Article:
For trenchless underground pipeline and utility installations
Swis is specialist in small and mid rig Horizontal Directional Drilling. Horizontal Directional Drilling (HDD) is commonly used for trenchless underground pipeline and utility installations. It is a method for crossing roads, railroads, rivers, bays, and a variety of other obstacles with precision and efficiency while minimising environmental impact. It is a guided horizontal directional boring system capable of installing ducts for utilities such as power or telecommunications cables and gases steel pipes as well. The primary application of this technology is in developed areas where surface disruption is much concern, not because of cost but also because of traffic flow and customer satisfaction.
HDD is utilised in situations that allow for an angled installation and requires sufficient space at the rig site to set up a drill pad.
HDD machinery may create tunnels ranging in diameter from 50mm to 600mm, with a typical run length between 100m and 300m, depending on soil conditions, equipment employed, and drilling depth. This system cuts with high-pressure fluid jets. These jets are equipped with carbide cutting blades to assist in breaking or penetrating more compact sediments, chalk, some shale, and up to 30% volume of rubble and gravel.
The drilling fluid consists of a combination of water, betones, and polymer. The fluid nozzle cutting of Betonies gives the power to excavate silt while leaving a lubricated tunnel for utility installation. The betonies solution is a gel-like, viscous fluid that suspends sediment particles. The fluid nozzles of the betonies will cut the sediment, but will not damage nearby materials such as concrete, metal, or plastic. Normal operating pressure for fluid nozzles is up to 1500 psi. When generating 150mm tunnels with the cutting head and rear reamer, the maximum fluid consumption is 30 litres per minute. Clay-type sediments are penetrable by the fluid jets at a pressure of 1500 psi for approximately 10 mm.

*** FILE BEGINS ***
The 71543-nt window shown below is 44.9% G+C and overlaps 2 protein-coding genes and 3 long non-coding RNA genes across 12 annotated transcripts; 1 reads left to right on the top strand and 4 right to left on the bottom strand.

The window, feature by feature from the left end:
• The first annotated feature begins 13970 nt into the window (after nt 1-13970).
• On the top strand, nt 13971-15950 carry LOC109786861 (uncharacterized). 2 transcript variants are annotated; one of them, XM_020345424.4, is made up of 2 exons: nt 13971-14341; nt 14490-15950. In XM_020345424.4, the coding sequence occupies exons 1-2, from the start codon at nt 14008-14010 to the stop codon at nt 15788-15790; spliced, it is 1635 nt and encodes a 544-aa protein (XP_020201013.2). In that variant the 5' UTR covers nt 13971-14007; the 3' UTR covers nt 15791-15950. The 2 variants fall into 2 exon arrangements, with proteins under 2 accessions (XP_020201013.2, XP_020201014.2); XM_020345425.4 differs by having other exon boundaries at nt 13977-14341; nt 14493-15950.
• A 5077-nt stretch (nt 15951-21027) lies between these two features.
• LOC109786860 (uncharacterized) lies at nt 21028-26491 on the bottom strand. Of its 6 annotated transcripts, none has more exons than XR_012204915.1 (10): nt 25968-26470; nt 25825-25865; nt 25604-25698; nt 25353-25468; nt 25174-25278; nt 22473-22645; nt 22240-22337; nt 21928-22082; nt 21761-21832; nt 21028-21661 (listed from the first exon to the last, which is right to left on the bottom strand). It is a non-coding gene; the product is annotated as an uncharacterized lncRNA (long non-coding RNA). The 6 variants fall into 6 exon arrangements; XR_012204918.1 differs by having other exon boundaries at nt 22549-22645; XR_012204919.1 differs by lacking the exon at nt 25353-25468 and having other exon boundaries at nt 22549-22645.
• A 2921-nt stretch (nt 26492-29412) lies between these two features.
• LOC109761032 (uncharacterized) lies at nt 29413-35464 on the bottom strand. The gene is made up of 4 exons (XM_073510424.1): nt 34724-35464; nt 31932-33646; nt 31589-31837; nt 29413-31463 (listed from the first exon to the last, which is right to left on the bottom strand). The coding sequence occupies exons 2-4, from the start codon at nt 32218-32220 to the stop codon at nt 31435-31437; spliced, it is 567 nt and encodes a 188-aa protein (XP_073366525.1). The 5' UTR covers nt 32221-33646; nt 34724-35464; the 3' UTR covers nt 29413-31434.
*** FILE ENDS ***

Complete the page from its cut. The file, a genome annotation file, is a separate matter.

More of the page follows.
This indicates that high pressure fluid nozzle cutting is significantly distinct from water boring techniques, which utilise much larger volumes of fluids that might result in significant cavities and surface subsidence. From our operating experience, there are no surface subsidence occurred.
This method controls the course of the drilling tool based on the alignment of the nozzles and the geometry of the drilling head. At average installation depths of 1.5 metres, the drilling head equipment, in conjunction with an internal transmitter, determines the position of the tool to within 3.0 centimetres. Depending on the needs of the project and the type of silt, tunnel placement precision can be maintained at 15 cm.
We provide our clients in the construction industry, as well as those in the pipeline and utility industries, with Horizontal Directional Drilling services across Peninsular Malaysia and East Malaysia. Our company serves the Malaysian market and has vast experience in Telecommunications and Power line.